Some facts about PC:
A personal computer is a general-purpose computer whose size, capabilities and original sale price make it useful for individuals, and is intended to be operated directly by an end-user with no intervening computer time-sharing models that allowed larger, more expensive minicomputer and mainframe systems to be used by many people, usually at the same time.
Software applications for most personal computers include, but are not limited to, word processing, spreadsheets, databases, web browsers and e-mail clients, digital media playback, games and many personal productivity and special-purpose software applications. Modern personal computers often have connections to the Internet, allowing access to the World Wide Web and a wide range of other resources. Personal computers may be connected to a local area network (LAN), either by a cable or a wireless connection. A personal computer may be a laptop computer or a desktop computer running an operating system such as Windows, Linux (and the various operating systems based on it), or Macintosh OS.
Early computer owners usually had to write their own programs to do anything useful with the machines, which even did not include an operating system. The very earliest microcomputers, equipped with a front panel, required hand-loading of a bootstrap program to load programs from external storage (paper tape, cassettes, or eventually diskettes). Before very long, automatic booting from permanent read-only memory became universal. Today's users have access to a wide range of commercial software, freeware and free and open-source software, which are provided in ready-to-run or ready-to-compile form. Software for personal computers, such as applications and video games, are typically developed and distributed independently from the hardware or OS manufacturers, whereas software for many mobile phones and other portable systems is approved and distributed through a centralized online store.12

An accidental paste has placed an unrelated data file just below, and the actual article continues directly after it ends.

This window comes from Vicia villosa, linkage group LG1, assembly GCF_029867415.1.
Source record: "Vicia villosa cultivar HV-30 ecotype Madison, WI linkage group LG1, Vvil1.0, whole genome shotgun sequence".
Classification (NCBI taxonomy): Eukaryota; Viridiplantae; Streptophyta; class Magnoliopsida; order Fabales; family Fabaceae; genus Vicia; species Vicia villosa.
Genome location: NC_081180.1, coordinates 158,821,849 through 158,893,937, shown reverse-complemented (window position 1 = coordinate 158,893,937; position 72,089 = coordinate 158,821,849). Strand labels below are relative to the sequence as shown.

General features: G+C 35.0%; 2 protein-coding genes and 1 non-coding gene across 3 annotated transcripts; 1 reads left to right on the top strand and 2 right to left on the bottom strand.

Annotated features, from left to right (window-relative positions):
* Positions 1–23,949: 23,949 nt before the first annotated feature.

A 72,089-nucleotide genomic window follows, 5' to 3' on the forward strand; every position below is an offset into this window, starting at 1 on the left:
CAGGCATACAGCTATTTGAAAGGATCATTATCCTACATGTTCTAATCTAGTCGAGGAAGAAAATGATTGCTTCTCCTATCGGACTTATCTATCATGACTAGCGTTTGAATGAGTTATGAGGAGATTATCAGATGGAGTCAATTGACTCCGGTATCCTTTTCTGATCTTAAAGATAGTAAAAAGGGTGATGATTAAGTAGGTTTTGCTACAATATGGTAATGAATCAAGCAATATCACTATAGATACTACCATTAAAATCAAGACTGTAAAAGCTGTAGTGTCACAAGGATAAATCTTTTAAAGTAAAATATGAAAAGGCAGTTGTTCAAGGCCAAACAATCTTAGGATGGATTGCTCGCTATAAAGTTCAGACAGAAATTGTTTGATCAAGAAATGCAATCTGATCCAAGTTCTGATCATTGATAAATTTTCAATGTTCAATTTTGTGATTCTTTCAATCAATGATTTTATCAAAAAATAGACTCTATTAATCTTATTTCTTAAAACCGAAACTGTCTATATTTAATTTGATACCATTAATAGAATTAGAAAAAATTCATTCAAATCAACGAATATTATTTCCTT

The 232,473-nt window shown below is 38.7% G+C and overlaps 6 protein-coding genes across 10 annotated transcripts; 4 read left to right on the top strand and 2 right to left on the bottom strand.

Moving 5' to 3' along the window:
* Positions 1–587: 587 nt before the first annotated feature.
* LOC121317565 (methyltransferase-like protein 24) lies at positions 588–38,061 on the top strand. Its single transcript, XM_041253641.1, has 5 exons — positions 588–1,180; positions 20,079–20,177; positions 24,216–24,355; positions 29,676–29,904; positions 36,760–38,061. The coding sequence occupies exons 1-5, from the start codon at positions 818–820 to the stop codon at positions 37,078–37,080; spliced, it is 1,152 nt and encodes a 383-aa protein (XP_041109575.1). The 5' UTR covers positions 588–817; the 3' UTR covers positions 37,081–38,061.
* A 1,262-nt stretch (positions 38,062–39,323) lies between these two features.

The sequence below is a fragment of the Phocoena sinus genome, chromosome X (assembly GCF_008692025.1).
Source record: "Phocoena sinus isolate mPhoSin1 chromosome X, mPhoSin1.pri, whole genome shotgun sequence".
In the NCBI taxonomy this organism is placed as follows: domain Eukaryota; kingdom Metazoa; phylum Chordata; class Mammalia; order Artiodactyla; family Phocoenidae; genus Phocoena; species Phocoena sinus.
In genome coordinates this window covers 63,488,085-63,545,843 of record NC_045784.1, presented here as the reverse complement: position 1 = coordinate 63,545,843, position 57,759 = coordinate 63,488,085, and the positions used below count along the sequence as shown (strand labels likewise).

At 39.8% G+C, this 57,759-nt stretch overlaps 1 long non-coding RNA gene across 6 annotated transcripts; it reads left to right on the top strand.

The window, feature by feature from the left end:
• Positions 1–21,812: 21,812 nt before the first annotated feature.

Since the early 1990s, Microsoft operating systems and Intel hardware have dominated much of the personal computer market, first with MS-DOS and then with Windows. Popular alternatives to Microsoft's Windows operating systems include Apple's OS X and free open-source Unix-like operating systems such as Linux and BSD. AMD provides the major alternative to Intel's processors.
Broken laptop - you can fix it
Failures of laptops happen quite often. The reason is prosaic - the laptop is a portable device, so it is quite fragile and it can be easily damaged by an accident. Child or dog can drop it from the desktop or the couch - if you're unlucky, the screen may break. Does this mean that you have to buy a new computer? Absolutely not! You should take your broken laptop to the trusted computer service, or you can check if the warranty does cover this type of failure. Do not panic - you can always find a solution that will not ruin your wallet.
Sick computer - what can you do?
You should keep your computer safe. What do You really know about viruses? If You think they are not dangerous, you are in a big mistake. In fact, computer virus can destroy all your data, but damage could be worse. What can you do when your computer gets infected? First try to use an antivirus program to scan your disk, it is still possible to remove a problem. What if it will not work?
In the worst case, call for help to a computer service - they will know what to do to fix your computer and save your files.